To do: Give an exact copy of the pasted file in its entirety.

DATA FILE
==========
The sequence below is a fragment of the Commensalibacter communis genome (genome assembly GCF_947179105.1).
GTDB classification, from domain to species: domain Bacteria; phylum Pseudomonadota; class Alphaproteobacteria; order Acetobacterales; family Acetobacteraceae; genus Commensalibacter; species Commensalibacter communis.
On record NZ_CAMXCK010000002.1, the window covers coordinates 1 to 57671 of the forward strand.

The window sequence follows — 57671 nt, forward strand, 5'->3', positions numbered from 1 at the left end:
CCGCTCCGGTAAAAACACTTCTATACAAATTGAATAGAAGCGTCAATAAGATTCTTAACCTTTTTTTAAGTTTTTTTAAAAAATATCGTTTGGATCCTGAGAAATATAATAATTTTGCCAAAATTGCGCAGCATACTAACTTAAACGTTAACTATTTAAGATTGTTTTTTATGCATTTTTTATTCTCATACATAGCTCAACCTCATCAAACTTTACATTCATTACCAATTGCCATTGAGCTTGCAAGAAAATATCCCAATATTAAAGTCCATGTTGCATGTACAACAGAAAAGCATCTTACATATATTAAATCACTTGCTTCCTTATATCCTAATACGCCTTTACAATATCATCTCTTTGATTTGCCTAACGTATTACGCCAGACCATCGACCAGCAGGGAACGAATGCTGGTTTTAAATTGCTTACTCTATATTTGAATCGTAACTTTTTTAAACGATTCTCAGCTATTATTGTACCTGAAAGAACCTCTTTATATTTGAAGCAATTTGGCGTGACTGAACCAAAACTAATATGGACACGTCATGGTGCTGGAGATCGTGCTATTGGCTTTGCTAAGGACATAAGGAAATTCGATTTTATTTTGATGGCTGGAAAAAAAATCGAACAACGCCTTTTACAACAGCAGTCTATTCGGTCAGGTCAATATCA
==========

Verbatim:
The sequence below is a fragment of the Commensalibacter communis genome (genome assembly GCF_947179105.1).
GTDB classification, from domain to species: domain Bacteria; phylum Pseudomonadota; class Alphaproteobacteria; order Acetobacterales; family Acetobacteraceae; genus Commensalibacter; species Commensalibacter communis.
On record NZ_CAMXCK010000002.1, the window covers coordinates 1 to 57671 of the forward strand.

The window sequence follows — 57671 nt, forward strand, 5'->3', positions numbered from 1 at the left end:
CCGCTCCGGTAAAAACACTTCTATACAAATTGAATAGAAGCGTCAATAAGATTCTTAACCTTTTTTTAAGTTTTTTTAAAAAATATCGTTTGGATCCTGAGAAATATAATAATTTTGCCAAAATTGCGCAGCATACTAACTTAAACGTTAACTATTTAAGATTGTTTTTTATGCATTTTTTATTCTCATACATAGCTCAACCTCATCAAACTTTACATTCATTACCAATTGCCATTGAGCTTGCAAGAAAATATCCCAATATTAAAGTCCATGTTGCATGTACAACAGAAAAGCATCTTACATATATTAAATCACTTGCTTCCTTATATCCTAATACGCCTTTACAATATCATCTCTTTGATTTGCCTAACGTATTACGCCAGACCATCGACCAGCAGGGAACGAATGCTGGTTTTAAATTGCTTACTCTATATTTGAATCGTAACTTTTTTAAACGATTCTCAGCTATTATTGTACCTGAAAGAACCTCTTTATATTTGAAGCAATTTGGCGTGACTGAACCAAAACTAATATGGACACGTCATGGTGCTGGAGATCGTGCTATTGGCTTTGCTAAGGACATAAGGAAATTCGATTTTATTTTGATGGCTGGAAAAAAAATCGAACAACGCCTTTTACAACAGCAGTCTATTCGGTCAGGTCAATATCA